US Finishes Job, Takes Out Al Qaeda in Yemen After Second Try

If at first you don’t succeed, bomb, bomb again.

President Trump appeared to confirm reports that a US drone killed the leader of al Qaeda’s Yemen branch by posting — without comment — a series of retweets Saturday.

Qassim al-Rimi, head of al Qaeda in the Arabian Peninsula, was the target of a January airstrike in Yemen, soon after another US strike killed Iranian general Qassem Soleimani, CNN reported Friday.

Al-Rimi, a veteran terror chief, was implicated in the 2008 attack on the American embassy in Sana, Yemen that killed 14, as well as in an “underwear bombing” plot in 2009, according to the New York Times.

He was the target of the first military operation Trump ordered as president, a January 2017 raid that left a Navy SEAL dead.

The Sana attack was ugly and the original Yemen op was a black mark.

The raid in Yemen that left one SEAL member dead and killed a number of innocent civilians had missed its main target — head of al Qaeda in the Arabian Peninsula, it was revealed Monday.

The raid was the first military operation ordered by President Trump and his elusive target, Qassim al-Rimi, mocked the new president via audio message, according to NBC News.

“The fool of the White House got slapped at the beginning of his road in your lands,” al-Rimi said in a reference to the Jan. 29 raid.

Now the job’s done. With an intriguing footnote.

The CIA learned of al-Rimi’s location from an informant in Yemen in November, according to the Times, and began tracking him through aerial surveillance and other means.

Rimi, 41, became the leader of AQAP when Nasir al-Wuhayshi was killed in a 2015 drone strike.

He previously trained in Afghanistan before returning to Yemen where he was sentenced to five years in prison for plotting to kill an American ambassador. He broke out of prison and rose through the ranks of the group.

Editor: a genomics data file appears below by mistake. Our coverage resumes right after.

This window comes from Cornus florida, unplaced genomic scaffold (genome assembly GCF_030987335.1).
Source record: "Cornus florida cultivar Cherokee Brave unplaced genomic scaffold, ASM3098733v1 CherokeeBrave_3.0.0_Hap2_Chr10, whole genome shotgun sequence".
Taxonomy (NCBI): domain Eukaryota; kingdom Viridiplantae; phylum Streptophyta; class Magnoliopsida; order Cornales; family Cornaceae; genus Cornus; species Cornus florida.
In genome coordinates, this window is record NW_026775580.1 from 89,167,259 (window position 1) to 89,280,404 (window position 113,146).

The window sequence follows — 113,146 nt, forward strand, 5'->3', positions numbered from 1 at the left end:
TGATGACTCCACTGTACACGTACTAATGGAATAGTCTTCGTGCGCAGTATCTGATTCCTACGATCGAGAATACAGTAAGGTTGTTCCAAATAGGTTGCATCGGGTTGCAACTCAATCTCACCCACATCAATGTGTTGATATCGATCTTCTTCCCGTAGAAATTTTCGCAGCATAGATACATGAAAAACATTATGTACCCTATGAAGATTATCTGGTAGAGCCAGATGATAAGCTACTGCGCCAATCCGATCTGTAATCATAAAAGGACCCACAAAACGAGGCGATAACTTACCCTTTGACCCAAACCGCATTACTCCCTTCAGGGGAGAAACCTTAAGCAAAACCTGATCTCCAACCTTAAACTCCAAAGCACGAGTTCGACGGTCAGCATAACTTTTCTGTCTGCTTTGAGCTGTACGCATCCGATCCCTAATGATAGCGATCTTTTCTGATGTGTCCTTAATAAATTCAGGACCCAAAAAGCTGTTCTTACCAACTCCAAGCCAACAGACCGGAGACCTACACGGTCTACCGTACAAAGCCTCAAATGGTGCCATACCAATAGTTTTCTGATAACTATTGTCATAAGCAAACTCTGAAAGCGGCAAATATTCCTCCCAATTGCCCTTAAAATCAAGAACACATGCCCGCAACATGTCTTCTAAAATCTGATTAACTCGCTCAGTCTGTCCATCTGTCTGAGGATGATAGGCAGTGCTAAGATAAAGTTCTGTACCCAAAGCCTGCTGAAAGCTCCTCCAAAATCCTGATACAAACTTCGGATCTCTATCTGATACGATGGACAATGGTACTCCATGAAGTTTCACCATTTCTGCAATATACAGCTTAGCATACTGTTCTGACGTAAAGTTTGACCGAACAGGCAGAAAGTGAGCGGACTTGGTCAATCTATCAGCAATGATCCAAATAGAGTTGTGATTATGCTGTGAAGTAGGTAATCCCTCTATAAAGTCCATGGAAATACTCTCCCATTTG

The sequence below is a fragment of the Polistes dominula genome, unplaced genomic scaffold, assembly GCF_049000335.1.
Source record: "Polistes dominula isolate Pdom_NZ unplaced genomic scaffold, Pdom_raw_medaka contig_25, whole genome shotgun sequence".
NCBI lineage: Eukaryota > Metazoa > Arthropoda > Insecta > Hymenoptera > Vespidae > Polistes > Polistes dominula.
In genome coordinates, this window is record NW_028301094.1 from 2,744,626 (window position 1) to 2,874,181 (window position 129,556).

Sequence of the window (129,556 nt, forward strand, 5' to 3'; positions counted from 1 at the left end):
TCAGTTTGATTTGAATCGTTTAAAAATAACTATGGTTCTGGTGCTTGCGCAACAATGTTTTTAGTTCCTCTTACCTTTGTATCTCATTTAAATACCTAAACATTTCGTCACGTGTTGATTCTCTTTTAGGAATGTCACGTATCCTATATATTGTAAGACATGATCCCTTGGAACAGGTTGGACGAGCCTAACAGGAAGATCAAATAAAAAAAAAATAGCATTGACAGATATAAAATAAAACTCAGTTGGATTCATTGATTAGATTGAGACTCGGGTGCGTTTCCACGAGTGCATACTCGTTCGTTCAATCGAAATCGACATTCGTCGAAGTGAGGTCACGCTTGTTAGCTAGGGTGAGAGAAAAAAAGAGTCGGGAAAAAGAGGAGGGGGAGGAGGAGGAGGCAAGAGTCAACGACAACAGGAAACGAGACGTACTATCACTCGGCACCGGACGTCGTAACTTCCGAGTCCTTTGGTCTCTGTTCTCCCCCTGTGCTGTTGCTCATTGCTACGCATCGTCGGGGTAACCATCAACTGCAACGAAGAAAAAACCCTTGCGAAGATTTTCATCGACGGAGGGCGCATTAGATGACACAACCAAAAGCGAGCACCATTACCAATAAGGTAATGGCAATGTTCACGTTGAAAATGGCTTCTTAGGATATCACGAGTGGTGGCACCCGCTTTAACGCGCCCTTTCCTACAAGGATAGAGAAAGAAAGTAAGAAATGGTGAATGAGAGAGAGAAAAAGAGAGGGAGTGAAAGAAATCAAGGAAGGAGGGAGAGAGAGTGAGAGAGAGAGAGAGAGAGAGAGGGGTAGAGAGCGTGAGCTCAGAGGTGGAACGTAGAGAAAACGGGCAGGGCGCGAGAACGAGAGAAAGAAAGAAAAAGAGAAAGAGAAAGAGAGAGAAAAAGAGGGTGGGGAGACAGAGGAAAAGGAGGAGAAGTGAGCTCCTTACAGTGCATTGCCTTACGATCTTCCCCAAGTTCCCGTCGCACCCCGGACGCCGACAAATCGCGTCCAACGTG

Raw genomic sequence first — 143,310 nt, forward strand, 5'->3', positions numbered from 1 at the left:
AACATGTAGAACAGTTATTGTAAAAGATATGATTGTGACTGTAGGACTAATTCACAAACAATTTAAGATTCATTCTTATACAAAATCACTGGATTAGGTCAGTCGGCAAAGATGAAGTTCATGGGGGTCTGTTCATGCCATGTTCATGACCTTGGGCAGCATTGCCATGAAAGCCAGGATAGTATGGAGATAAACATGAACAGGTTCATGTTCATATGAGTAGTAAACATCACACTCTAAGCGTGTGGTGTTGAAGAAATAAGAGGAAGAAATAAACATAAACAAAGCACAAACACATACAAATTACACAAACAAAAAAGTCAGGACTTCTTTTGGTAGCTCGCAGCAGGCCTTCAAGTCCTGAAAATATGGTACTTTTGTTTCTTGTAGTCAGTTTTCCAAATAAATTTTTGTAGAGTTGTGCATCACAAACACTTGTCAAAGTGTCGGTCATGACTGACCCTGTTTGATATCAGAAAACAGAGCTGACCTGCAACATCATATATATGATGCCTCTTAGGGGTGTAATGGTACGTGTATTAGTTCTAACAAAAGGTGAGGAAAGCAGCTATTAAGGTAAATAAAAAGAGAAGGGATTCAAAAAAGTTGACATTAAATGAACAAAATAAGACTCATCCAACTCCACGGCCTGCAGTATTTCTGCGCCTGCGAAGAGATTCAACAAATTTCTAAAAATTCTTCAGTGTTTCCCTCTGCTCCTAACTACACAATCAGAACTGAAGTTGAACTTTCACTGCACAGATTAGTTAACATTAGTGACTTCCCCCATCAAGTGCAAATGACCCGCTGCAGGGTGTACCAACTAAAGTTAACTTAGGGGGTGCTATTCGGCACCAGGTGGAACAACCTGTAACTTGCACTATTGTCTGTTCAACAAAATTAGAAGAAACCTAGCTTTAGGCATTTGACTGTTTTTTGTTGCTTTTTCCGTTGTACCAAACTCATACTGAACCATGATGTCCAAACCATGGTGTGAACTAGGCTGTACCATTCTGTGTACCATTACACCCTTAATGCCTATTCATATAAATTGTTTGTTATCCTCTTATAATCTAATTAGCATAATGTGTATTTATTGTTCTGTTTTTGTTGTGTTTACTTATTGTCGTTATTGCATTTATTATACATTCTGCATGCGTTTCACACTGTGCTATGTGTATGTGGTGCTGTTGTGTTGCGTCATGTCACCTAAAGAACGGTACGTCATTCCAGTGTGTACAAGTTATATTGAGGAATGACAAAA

In 2017, Rimi released an audio recording mocking President Trump, calling him the “White House’s new fool.” The message came days after a U.S.-led raid against AQAP killed 25 people, including 11 women and children.

The State Department had offered a $10 million bounty for al-Rimi, who was linked to numerous plots against U.S. interest, The New York Times reported.

The CIA believes he was involved in the 2008 attack on the U.S. Embassy in Sana that killed 10 guards and four civilians. He is also suspected of having links to Umar Farouk Abdulmutallab, the so-called “underwear bomber” who attempted to down a Detroit-bound Northwest Airlines flight with plastic explosives on Christmas Day in 2009.

The Al Qaeda affiliate claimed to have organized the attack and supplied him with the bomb.

The airstrike comes in the same month the U.S. targeted Iranian Quds Force Gen. Qassem Soleimani, who American claimed was responsible for the deaths of hundreds of U.S. troops during the Iraq War.

“This was not a DOD operation,” a Pentagon official said Saturday. Spokespeople for the CIA and National Security Council did not immediately respond to requests for comment.

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